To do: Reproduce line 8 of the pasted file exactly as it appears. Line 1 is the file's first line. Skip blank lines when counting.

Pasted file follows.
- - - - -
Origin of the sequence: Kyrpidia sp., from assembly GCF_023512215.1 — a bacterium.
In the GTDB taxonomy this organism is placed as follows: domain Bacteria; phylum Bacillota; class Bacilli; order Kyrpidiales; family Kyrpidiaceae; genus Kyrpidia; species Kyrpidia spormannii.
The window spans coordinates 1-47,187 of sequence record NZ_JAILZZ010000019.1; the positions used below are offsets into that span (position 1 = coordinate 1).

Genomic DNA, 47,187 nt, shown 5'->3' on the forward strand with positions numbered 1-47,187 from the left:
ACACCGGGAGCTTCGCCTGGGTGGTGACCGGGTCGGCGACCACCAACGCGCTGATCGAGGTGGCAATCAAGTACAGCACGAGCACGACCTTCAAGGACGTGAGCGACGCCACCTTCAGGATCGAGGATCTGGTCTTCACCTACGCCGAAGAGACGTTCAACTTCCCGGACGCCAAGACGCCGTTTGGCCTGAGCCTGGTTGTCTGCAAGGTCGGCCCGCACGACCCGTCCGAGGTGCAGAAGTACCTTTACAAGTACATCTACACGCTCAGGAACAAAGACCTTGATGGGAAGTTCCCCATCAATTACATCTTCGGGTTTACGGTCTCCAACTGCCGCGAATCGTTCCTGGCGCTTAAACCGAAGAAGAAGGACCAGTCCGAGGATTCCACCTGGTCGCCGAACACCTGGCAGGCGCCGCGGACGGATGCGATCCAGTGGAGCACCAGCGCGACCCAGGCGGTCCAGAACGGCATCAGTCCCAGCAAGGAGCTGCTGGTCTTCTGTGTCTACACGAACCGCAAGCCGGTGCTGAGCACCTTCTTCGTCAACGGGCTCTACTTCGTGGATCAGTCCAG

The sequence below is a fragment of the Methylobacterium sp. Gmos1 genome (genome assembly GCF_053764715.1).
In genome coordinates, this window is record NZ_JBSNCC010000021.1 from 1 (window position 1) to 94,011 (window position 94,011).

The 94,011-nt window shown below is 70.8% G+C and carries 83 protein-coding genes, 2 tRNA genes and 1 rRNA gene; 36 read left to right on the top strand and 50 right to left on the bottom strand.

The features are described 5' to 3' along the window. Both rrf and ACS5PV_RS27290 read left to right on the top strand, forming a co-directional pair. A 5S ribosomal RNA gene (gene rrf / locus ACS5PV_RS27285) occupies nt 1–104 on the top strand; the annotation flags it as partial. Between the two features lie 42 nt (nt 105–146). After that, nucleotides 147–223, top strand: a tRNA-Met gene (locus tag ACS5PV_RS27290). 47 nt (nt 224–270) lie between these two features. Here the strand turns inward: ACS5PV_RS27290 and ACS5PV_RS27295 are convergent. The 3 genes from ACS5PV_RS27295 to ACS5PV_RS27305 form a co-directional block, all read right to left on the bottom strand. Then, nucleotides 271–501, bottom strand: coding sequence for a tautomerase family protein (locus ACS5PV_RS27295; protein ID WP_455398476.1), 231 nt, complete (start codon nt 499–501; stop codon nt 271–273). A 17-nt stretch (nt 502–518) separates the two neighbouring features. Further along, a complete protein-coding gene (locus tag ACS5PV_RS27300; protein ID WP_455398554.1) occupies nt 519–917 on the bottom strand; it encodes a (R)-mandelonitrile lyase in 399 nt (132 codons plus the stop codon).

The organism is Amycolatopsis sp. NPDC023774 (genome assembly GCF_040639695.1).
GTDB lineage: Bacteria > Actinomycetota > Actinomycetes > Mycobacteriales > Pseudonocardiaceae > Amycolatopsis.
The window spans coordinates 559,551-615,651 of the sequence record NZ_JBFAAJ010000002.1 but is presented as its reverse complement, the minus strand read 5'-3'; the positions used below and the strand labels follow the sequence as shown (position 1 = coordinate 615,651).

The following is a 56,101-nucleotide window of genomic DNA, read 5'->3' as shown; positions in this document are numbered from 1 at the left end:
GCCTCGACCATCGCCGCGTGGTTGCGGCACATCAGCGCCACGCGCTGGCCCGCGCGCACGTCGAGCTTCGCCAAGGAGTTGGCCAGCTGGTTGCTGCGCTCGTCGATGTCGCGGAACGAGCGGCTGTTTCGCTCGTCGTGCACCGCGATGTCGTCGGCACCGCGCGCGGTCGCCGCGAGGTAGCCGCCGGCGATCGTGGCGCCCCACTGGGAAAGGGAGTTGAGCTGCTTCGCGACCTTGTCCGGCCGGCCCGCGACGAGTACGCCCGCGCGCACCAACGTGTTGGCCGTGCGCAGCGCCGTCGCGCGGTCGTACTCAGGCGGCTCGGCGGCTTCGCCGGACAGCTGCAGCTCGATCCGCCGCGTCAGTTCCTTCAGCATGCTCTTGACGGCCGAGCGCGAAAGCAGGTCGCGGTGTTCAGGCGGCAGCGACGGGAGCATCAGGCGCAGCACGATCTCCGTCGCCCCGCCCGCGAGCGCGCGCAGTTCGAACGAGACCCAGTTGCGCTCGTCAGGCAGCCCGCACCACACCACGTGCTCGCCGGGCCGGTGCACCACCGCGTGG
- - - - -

The 94,011-nt window shown below is 70.8% G+C and carries 83 protein-coding genes, 2 tRNA genes and 1 rRNA gene; 36 read left to right on the top strand and 50 right to left on the bottom strand.